price. Sec the display of beautiful flowers, feathers
and ready-to-wear hats. Bed uccd prices on all Mil
lincry. ; . . ;: .
; 24 0-246 Commercial Street
ago, a resolution was passed de
manding immediate .enactment of
an adequate protective tariff. The
"The remedy for unemploy
ment is more work in our fac
tories, which is not to be expected
80 long as a large proportion of
our industries are paralyzed by
the failure of congress to com-'
plete tho pending tariff legisla
tion. "In view of, the present da-
pressed condition of American
industry, the abnormally low cost
of production abroad and the un
precedented depreciation of cur
rency of countries seeking to sell
their products in the markets of
the United States it Is our solemn
conviction that it i3 imperative
that there be no further delay in
the enactment of an adequate pro
tective tariff and that congrer3
and the administration proceed at
once to complete the program to
which they stand committed be
fore the nation."
Presidesnt Harding,- when lie
first assumed office, demanded
"immediate' enactment of th"?
protective tariff bill.
Some days ago, In a letter to
Senator McCormick in connection
with the special election in New
Mexico. President Harding ex
pressed the hope that a perma
nent tariff bill would be "speed
Industries all over the country
that would employ hundreds of
thousands of laborers, and re
lieve unemployment very gener
ally, is waiting.
And still congress waifs and
fiddles and dawdles. Senator
Penrose says the law will be on
the statute books in February
next. That is his idea of "im
mediate." The word speedily"
signifies to him a wait of nearly
a year to complete a Work that
should have been finished in a
FILL OF PRUNES.
! An official delegation from the
east is now in California in the
course of its quest to locate tho
gap between the producer and
consumer and to find out what
it is that maintains prices at a
high and unnatural level. Ono
of the visitors was bothered to
find an'explanation why he should
'c paying 70 cents a pound for
prunes when the man who raised
them got but 7 cents. We never
knew that prunes went to that
figure. In soma sections of the
effete east they' must think that
whisky can be made from prunes.
Los Angeles Times.
If they are Orepon prunes they
are worth It to eat if they can
not be had at a cheaper price.
MOTOR MORTALITY INSUR
Tho Insurance Press, in dis
cussing the payment of life in
surance claims in 1920, says that
"the automobile has superseded
every form of disease as the prob
lem of 'the day. It Is the great
est controllable yet uncontrolled
menace of this generation."
;Tho unsounded depth of tho
danger lies in the cheerfulness
with which the public accepts it.
Warnings ajrainst it are toothless
from age and powerless to arouse.
Transient grief for the victim 13
as real as ever, and as booties.
The figures that show the mag
nitude j of motor carelessness-
which causey most or the motor
accidents fall on motor-deafened
A statistician, whose figures
the Insurance Press accepts, de
clares that automobiles in 1920
caused 12,000 deaths in the
United; States; caused non-fatful
FUTURE DATES -
Ortnlitr 21, Fridjr Guild dunce at
; Orlob"T 30, Srndny Laying corner
stono, of new S!(n HoMtit.il.
j Nnwnbrr 8, Tim-mIh? Kxuminationit nf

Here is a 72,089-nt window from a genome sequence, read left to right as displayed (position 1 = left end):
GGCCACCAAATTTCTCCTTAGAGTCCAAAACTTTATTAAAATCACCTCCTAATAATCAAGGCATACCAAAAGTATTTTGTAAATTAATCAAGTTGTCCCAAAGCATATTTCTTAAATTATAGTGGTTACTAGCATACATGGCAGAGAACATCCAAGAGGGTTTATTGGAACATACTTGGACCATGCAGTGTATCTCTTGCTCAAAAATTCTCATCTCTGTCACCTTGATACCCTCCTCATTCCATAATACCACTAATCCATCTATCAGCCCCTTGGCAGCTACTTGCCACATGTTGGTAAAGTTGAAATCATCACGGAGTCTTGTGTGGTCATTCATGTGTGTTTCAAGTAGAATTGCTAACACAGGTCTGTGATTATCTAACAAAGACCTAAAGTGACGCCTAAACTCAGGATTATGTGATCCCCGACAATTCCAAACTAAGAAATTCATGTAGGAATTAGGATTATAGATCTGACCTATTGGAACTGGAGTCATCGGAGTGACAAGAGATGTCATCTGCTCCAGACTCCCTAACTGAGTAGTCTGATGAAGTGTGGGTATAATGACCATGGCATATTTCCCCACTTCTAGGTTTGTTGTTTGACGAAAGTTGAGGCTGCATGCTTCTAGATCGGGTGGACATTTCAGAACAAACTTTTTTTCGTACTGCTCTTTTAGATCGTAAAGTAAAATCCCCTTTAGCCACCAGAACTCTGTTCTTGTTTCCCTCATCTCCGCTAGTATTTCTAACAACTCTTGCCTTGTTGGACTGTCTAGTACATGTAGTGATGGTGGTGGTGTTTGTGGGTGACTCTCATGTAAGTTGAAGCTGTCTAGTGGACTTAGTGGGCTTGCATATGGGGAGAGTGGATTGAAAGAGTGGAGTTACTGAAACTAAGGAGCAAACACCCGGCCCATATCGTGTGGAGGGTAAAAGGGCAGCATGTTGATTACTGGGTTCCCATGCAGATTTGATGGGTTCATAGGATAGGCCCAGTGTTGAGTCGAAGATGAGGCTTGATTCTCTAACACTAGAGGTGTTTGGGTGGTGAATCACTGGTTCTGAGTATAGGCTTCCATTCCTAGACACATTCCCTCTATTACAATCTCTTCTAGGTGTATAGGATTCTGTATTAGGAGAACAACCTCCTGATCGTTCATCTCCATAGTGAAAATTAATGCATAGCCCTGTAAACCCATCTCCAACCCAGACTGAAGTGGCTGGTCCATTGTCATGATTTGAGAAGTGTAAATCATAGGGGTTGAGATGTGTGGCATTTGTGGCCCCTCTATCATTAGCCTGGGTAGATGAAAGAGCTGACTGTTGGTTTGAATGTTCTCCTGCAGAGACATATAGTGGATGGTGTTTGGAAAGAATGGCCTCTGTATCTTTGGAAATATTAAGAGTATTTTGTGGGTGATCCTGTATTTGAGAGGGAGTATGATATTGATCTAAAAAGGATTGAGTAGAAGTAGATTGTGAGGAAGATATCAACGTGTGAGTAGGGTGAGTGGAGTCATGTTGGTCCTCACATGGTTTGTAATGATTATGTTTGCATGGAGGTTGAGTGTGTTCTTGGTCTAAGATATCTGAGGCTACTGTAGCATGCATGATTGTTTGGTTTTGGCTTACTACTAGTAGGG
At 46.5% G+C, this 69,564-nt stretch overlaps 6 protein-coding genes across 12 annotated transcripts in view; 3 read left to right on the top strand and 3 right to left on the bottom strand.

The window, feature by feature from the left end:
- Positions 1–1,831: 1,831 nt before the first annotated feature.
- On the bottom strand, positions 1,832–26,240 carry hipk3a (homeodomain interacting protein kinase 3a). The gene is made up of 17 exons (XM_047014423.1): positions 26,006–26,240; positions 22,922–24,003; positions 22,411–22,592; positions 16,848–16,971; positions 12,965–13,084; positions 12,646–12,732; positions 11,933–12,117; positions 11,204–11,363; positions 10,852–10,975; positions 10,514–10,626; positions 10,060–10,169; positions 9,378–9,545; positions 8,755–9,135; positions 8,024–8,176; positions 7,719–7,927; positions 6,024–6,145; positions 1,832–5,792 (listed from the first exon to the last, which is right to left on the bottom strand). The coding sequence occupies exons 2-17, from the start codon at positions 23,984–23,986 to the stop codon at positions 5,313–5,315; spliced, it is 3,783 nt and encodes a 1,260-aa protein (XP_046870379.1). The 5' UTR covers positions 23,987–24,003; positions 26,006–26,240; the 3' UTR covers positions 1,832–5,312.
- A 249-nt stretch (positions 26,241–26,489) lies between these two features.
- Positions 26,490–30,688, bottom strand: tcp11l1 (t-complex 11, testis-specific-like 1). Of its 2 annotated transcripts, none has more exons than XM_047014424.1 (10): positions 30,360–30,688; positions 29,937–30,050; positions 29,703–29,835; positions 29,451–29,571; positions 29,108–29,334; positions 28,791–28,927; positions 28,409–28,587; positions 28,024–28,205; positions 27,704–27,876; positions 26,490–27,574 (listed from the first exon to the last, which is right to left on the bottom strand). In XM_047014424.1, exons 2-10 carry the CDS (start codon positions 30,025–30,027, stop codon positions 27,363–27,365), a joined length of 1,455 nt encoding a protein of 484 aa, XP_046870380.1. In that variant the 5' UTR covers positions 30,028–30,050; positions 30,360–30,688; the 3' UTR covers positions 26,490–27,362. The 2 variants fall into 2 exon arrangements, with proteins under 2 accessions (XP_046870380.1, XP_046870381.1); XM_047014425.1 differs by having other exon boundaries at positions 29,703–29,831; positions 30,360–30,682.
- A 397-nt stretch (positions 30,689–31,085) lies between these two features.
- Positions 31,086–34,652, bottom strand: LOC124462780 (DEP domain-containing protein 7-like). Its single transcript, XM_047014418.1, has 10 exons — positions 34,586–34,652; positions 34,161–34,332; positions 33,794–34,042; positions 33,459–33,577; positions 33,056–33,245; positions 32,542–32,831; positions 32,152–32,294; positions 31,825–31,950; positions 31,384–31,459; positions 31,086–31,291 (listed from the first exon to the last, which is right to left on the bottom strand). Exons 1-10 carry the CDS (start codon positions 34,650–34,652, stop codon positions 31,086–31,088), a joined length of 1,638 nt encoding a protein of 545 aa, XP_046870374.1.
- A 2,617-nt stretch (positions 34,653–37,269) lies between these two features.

featkMut RnaMxmeK for ntranne to West
IVttit, Halem Armory.
: Numiirr il, 2i mad 23 Varies
!' Tmmrhm Ihiiuw
Docemb"r 4. " Knnriav Elk Memorial
ternce, Grand Theater. ,
injury to 1,500,000 people and
lesser injuries to an incalculable
number. Companies dealing in
life insurance exclusively last
year paid 'claims totaling $4,750.
000 for deaths caused by the au
tomobile. This statistician esti
mates that the automobile is re
sponsible for an annual loss of
$1,000,000,000 in this country.
York paper that a janitor speaks
the most correct Enelish in Bos
ton. The janitor would say "most
injf!y con ect. '
KEEPING I P WITH LIZZIE
You Needen't keep on feelins
distressed after eating, nor belch
ing, nor experiencing neusea be
tween meals. Hood's Sarcaparilla
cures dyspepsia it Ktren -tii:-!.s
tut stomach and othor digestive
organs lor the proper performance
of tht-ir funct.ons. Take Hood's
New. Contract is Made
By State Printing Board
The state printing board yes
terday entered into a new con
tract for one year with the Ban-croft-Whitney
company of San
Francisco, publishers of the Ore
gon Reports, whereby the books
wiil l e distributed; at a cost of
T.O cents less perl volume than
under recent contracts. Fcr some
years the cost of the books ha?
been $1 a volume, plus cost of
delivery. Under! the new con
tract' it will be $3.50. plus de-
liverv cost. About five editions
are published annually. These
are the books containing opinions
of the state supreme court; James
Crawford, who was appointed to
succeed the late Frank A. Turner
r.s reporter for 1 the court, has
just ertered upon the duties of
; that office. He Is continuing his
jduites a assistant state! treasu
rer peadin? the I appointment of
a new assistant by O. P. Hoft,
stata treasurer, i ; " . ;
PORTLAND, Ore., Oct. 20.
Russell Byron, special agent of
the federal department of justice,
has received notice that he l.tt
be transferred to Butte. Mont., as
htad of the office there. F. Ai
Watt special agent at Spokane
Ut take charge ot the Portland
It costs more money to keep
a car abroad than at home. The
annual tax on a Ford in England
averages about $125 ayear. It
pays to keep a wheelbarrow over
McArthur's Father Once
Served on Supreme Court!
SLAVE AMI SERF